Although an auto maker might be loath to share information about B-work
with its competitors, Dr. Engelbart's hypothesis is that much good could
come from their sharing information about C-work -- about how to improve
the process of recording and responding to consumer complaints, for
example, which might enhance processes all the way down the line.

And that exercise might be equally valuable to a software company, a car
maker or a bookstore -- resulting in what he calls "high-performance
organizations" that are much more capable of improving their work processes
quickly and effectively.

Dr. Engelbart's technology key is a giant hypertext handbook about a
specific problem -- a "collaborative hypertext document," in his parlance
-- in which E-mail, project reports and other relevant data are linked
together electronically, much as they might be on a Web page. Such a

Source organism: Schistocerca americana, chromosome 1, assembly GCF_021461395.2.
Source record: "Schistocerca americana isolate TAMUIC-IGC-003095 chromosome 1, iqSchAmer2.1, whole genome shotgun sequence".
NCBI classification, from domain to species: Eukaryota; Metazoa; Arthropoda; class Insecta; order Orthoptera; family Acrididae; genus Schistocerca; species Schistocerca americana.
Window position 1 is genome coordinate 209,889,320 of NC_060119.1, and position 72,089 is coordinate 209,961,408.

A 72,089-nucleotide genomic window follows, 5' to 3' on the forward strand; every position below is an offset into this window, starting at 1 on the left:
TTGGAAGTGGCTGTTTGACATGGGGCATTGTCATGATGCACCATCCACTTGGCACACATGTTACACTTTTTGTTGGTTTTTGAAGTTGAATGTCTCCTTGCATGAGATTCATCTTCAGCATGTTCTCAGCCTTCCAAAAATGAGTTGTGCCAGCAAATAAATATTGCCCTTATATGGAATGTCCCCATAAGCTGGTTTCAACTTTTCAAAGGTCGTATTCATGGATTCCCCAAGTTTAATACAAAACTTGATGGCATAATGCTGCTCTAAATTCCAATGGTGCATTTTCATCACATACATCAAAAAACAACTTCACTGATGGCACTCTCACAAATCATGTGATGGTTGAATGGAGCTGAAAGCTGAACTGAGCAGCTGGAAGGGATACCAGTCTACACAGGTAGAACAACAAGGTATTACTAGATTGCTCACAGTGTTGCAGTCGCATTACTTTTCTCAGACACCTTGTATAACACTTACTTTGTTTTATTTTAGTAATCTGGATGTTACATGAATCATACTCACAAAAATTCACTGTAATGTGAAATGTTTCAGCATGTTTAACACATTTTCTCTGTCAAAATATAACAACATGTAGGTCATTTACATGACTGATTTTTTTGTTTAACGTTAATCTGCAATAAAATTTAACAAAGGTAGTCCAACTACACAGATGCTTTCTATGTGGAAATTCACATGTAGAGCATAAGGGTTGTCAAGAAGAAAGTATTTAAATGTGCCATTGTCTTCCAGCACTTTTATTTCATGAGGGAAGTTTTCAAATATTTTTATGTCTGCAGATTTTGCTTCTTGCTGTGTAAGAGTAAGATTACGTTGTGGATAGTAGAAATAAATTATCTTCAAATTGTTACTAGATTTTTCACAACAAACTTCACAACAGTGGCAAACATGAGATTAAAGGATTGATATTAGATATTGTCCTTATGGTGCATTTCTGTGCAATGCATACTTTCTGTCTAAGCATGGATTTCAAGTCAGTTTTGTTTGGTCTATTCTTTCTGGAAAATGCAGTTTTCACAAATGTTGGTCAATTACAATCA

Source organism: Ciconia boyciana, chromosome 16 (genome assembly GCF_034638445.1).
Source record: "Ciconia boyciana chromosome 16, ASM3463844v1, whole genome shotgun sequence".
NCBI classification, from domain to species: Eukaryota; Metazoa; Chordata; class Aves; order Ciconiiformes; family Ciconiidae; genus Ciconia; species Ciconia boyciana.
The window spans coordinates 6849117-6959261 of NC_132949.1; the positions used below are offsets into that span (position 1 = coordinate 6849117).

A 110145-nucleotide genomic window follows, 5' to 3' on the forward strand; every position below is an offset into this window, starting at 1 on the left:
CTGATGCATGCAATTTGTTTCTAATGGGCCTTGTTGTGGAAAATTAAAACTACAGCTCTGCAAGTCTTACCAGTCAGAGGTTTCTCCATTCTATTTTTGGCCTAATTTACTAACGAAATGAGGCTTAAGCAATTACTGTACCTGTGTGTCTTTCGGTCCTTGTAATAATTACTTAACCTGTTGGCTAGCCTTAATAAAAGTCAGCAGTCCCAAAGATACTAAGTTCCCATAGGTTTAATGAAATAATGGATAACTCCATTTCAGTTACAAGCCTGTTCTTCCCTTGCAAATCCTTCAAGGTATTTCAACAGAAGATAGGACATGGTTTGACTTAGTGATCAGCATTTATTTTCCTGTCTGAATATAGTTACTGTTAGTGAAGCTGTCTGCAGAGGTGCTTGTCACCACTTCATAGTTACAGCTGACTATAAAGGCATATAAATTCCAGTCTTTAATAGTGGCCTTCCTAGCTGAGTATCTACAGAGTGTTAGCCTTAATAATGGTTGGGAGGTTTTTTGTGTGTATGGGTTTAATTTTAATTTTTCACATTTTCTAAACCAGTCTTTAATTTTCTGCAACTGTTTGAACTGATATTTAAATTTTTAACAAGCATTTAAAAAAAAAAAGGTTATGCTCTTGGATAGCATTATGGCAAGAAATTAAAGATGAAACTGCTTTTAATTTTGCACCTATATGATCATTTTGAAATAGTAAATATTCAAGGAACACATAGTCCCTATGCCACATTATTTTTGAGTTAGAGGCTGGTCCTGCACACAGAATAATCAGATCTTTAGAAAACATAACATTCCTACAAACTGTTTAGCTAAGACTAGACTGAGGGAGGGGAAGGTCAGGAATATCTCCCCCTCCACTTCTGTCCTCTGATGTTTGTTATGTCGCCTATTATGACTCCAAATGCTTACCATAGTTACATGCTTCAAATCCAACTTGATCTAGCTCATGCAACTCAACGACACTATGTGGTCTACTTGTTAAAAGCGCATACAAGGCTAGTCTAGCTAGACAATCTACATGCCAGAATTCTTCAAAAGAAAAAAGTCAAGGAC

document is built using various electronic tools, like shared-screen
teleconferencing, sophisticated document repositories and E-mail that
creates its own archive and index.

His strategy for changing how organizations work includes a company he
founded in 1989 and runs with his daughter, Christina. The Bootstrap
Institute (http://www.bootstrap.org), as this company is called, makes its
money from quarterly seminars and basic research into technology and

In addition, the Engelbarts are in the early stages of forming the
Bootstrap Alliance -- a group of "thought leaders" from industry,
government and universities. Such a broad-based initiative is critical
because changing the way people work together is as critical as the
technologies that connect them, according to Ms. Engelbart, a cultural

"The whole groupware push, for example, has been about how to simply share
a document," she says. "What's missing is how you can work together inside
a repository of information that ties everyone together. That's what a lot
of our work is about. We're trying to figure out how dramatically -- and
humanely -- we can change the organization."

And they are getting some powerful assistance: Sun Microsystems Inc. and
the Netscape Communications Corporation have each assigned a top engineer